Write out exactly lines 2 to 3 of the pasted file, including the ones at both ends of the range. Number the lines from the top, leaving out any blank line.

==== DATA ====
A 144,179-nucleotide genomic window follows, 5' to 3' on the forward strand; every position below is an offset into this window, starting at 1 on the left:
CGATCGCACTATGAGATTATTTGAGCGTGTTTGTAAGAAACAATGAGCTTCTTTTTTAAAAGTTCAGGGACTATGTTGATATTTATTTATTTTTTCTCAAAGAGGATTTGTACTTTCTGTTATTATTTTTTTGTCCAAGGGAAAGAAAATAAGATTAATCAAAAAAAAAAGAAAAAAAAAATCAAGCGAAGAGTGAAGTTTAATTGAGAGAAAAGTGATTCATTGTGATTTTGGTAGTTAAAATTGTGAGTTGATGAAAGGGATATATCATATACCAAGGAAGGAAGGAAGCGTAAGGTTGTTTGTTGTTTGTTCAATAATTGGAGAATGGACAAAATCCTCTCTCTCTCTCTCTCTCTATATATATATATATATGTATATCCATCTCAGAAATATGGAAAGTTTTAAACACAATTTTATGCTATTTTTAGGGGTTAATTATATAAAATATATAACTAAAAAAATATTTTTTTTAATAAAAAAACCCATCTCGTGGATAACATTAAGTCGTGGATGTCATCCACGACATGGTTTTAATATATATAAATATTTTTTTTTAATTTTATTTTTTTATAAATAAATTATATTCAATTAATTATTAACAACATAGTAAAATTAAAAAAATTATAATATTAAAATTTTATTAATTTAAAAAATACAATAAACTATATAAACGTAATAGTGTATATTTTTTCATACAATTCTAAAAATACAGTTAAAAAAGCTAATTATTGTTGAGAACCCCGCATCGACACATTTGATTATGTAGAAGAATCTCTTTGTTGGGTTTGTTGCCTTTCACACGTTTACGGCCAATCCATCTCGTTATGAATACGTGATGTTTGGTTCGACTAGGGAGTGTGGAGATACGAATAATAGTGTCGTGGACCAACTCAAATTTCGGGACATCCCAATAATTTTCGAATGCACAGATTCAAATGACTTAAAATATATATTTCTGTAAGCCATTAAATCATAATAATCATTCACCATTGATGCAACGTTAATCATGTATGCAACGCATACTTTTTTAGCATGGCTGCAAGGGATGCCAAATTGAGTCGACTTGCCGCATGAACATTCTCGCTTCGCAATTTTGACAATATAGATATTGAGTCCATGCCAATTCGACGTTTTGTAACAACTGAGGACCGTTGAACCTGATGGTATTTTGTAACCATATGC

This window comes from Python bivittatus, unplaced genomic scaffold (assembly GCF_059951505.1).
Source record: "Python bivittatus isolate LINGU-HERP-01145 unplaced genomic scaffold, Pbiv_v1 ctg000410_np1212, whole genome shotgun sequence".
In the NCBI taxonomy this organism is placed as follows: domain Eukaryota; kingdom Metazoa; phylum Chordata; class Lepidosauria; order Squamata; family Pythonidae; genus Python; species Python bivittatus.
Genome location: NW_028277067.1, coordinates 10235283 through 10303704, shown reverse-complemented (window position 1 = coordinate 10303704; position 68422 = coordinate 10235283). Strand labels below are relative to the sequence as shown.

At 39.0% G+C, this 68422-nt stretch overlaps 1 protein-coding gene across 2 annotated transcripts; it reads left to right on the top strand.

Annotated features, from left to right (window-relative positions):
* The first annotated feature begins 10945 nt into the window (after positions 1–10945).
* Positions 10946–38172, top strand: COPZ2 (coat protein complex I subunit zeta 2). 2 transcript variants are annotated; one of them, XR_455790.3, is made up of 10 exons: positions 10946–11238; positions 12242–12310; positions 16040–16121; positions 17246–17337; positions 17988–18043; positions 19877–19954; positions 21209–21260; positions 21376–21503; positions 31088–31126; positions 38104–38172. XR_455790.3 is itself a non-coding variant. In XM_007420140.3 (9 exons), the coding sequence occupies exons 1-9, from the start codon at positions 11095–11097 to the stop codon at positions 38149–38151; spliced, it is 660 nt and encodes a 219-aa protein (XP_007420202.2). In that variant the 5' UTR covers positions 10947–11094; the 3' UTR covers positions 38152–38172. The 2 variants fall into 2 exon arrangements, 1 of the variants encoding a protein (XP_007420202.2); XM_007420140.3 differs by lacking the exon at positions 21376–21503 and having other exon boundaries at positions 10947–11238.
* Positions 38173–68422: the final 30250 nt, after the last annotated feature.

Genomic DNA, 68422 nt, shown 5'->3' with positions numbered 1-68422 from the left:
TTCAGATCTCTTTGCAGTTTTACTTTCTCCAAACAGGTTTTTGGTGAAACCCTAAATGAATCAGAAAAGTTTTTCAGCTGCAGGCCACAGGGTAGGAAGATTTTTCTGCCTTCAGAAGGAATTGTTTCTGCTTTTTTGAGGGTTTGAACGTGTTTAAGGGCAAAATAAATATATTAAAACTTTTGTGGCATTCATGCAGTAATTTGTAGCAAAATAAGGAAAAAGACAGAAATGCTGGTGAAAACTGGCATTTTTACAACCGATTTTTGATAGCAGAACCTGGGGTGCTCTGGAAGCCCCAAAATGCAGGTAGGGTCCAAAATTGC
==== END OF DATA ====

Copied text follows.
CGATCGCACTATGAGATTATTTGAGCGTGTTTGTAAGAAACAATGAGCTTCTTTTTTAAAAGTTCAGGGACTATGTTGATATTTATTTATTTTTTCTCAAAGAGGATTTGTACTTTCTGTTATTATTTTTTTGTCCAAGGGAAAGAAAATAAGATTAATCAAAAAAAAAAGAAAAAAAAAATCAAGCGAAGAGTGAAGTTTAATTGAGAGAAAAGTGATTCATTGTGATTTTGGTAGTTAAAATTGTGAGTTGATGAAAGGGATATATCATATACCAAGGAAGGAAGGAAGCGTAAGGTTGTTTGTTGTTTGTTCAATAATTGGAGAATGGACAAAATCCTCTCTCTCTCTCTCTCTCTATATATATATATATATGTATATCCATCTCAGAAATATGGAAAGTTTTAAACACAATTTTATGCTATTTTTAGGGGTTAATTATATAAAATATATAACTAAAAAAATATTTTTTTTAATAAAAAAACCCATCTCGTGGATAACATTAAGTCGTGGATGTCATCCACGACATGGTTTTAATATATATAAATATTTTTTTTTAATTTTATTTTTTTATAAATAAATTATATTCAATTAATTATTAACAACATAGTAAAATTAAAAAAATTATAATATTAAAATTTTATTAATTTAAAAAATACAATAAACTATATAAACGTAATAGTGTATATTTTTTCATACAATTCTAAAAATACAGTTAAAAAAGCTAATTATTGTTGAGAACCCCGCATCGACACATTTGATTATGTAGAAGAATCTCTTTGTTGGGTTTGTTGCCTTTCACACGTTTACGGCCAATCCATCTCGTTATGAATACGTGATGTTTGGTTCGACTAGGGAGTGTGGAGATACGAATAATAGTGTCGTGGACCAACTCAAATTTCGGGACATCCCAATAATTTTCGAATGCACAGATTCAAATGACTTAAAATATATATTTCTGTAAGCCATTAAATCATAATAATCATTCACCATTGATGCAACGTTAATCATGTATGCAACGCATACTTTTTTAGCATGGCTGCAAGGGATGCCAAATTGAGTCGACTTGCCGCATGAACATTCTCGCTTCGCAATTTTGACAATATAGATATTGAGTCCATGCCAATTCGACGTTTTGTAACAACTGAGGACCGTTGAACCTGATGGTATTTTGTAACCATATGC

This window comes from Python bivittatus, unplaced genomic scaffold (assembly GCF_059951505.1).